John E. Ostline was educated in Sweden and entered the United States in 1905, working for various telephone companies in Minnesota. He joined Dakota Central Telephone Co. as a wire chief. As assistant chief engineer in 1915, he engineered one of the earliest long-distance dialing systems in the U.S. for use by toll operators. With the Tri-State Telephone Co. in St. Paul, Minnesota, he designed improved arrangements for interconnecting automatic and manual exchanges, the Call Indicator System.
In 1922, Ostline joined Automatic Electric as development engineer. He invented the Strowger Automatic Toll Ticketing (SAITT) system, enabling subscribers to dial their own toll calls. Loaned to England from 1923-1929 to develop circuits and equipment for converting its network of 84 manual exchanges to automatic operation, he developed his ideas of automatic toll ticketing and in 1928 received the first patent. He adapted the SATT system to meet the requirements of the Independents in the United States. First installation was made for the Associated Telephone co., now GTE, at Santa Monica with a capacity of only 1000 lines as a test. He installed a full-size commercial SATT system in a local exchange in Los Angeles in 1950, providing completely mechanized billing by punching information into a paper tape from which bills could be mechanically prepared. This system was the basic design that was used by Independent companies for switching to DDD network and enabled the Independents to offer toll service on a comparable basis with the Bell System.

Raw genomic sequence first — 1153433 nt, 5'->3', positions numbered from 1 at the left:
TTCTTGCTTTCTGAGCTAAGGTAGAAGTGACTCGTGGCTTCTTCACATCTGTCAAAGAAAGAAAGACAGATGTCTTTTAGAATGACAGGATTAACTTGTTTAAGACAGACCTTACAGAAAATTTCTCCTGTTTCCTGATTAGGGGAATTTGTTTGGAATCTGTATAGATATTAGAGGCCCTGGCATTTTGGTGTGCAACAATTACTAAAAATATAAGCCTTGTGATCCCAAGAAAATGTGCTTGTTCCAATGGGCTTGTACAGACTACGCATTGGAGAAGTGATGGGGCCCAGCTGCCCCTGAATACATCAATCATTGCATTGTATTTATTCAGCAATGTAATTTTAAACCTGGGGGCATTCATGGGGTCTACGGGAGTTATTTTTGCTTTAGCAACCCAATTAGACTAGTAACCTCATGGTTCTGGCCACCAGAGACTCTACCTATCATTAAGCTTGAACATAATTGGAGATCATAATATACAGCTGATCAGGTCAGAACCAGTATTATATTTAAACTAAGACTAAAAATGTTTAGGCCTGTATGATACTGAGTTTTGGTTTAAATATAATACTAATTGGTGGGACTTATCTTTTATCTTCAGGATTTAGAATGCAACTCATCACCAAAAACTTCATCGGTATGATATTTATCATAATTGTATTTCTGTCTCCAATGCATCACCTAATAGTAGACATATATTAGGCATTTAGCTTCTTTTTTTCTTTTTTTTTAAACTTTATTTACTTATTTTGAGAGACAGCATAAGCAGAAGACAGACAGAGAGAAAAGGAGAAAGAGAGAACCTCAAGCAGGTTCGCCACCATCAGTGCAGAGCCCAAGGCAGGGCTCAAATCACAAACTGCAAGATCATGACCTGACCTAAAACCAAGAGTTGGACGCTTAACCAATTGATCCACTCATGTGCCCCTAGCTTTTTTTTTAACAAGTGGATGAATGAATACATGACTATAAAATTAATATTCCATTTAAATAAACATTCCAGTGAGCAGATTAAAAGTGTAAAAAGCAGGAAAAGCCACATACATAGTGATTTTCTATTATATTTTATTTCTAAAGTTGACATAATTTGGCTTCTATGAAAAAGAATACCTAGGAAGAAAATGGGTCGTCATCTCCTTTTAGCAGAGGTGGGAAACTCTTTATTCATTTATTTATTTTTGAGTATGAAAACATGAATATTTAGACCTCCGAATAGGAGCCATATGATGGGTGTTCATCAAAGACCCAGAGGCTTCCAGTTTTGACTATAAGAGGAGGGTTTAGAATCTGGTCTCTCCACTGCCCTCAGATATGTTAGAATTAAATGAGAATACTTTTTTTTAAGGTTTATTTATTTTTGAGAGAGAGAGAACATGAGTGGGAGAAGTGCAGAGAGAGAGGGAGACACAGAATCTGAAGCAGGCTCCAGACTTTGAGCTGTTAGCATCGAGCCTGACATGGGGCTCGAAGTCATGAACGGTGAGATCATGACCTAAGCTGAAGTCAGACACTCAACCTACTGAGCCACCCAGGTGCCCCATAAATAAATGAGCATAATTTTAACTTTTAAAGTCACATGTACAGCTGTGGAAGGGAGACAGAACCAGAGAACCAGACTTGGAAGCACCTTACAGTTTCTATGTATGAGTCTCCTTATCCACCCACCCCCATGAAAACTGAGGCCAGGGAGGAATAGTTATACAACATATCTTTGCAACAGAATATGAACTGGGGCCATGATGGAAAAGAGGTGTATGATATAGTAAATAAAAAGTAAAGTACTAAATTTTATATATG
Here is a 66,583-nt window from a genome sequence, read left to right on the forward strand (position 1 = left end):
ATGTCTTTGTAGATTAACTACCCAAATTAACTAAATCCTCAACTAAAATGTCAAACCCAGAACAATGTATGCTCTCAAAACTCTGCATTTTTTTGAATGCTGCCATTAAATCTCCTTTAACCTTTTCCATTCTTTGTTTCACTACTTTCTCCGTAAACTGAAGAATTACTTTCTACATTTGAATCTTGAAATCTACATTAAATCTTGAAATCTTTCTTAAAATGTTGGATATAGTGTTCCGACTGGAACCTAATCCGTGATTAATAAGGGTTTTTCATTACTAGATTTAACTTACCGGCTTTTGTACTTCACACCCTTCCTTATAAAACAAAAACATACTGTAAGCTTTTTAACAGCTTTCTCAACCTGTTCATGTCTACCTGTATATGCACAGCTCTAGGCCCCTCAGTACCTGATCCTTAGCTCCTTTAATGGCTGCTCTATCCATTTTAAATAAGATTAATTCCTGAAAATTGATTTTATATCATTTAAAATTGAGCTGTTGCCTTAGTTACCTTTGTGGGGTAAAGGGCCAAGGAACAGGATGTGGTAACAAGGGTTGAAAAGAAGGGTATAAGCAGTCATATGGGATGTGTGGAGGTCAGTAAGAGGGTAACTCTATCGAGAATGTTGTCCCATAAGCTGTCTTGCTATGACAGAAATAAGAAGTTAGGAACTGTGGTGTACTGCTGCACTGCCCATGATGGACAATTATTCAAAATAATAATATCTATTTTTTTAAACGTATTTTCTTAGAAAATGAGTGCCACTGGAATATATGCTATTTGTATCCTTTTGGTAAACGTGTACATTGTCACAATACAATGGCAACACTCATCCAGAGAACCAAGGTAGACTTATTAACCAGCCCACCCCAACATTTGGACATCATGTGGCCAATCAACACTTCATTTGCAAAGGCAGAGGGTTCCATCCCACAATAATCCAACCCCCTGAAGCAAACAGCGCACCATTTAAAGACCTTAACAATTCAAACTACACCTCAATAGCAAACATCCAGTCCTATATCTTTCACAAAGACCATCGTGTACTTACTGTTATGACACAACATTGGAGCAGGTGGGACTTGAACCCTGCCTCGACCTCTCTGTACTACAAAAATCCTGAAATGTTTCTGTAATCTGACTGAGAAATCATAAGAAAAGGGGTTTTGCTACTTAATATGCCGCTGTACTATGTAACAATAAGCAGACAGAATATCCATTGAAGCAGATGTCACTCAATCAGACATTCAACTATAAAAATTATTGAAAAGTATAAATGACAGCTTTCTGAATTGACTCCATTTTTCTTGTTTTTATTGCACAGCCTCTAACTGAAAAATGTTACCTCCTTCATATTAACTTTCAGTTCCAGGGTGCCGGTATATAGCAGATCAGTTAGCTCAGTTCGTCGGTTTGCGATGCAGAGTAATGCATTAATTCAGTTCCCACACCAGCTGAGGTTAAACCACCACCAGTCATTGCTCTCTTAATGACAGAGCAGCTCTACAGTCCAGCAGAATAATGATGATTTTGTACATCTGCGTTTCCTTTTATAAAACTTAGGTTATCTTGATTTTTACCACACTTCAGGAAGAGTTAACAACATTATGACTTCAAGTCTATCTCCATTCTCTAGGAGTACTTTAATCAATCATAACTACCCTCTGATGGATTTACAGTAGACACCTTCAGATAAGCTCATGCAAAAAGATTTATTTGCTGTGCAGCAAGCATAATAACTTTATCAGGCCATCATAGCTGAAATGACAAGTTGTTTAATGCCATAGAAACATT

He was presented with the Talbot G. Martin Award by fellow employees, and he was issued 100 U.S. patents and 367 foreign patents. His invention of automatic toll ticketing laid the foundation for today’s Direct Distance Dialing (DDD). He died in 1959.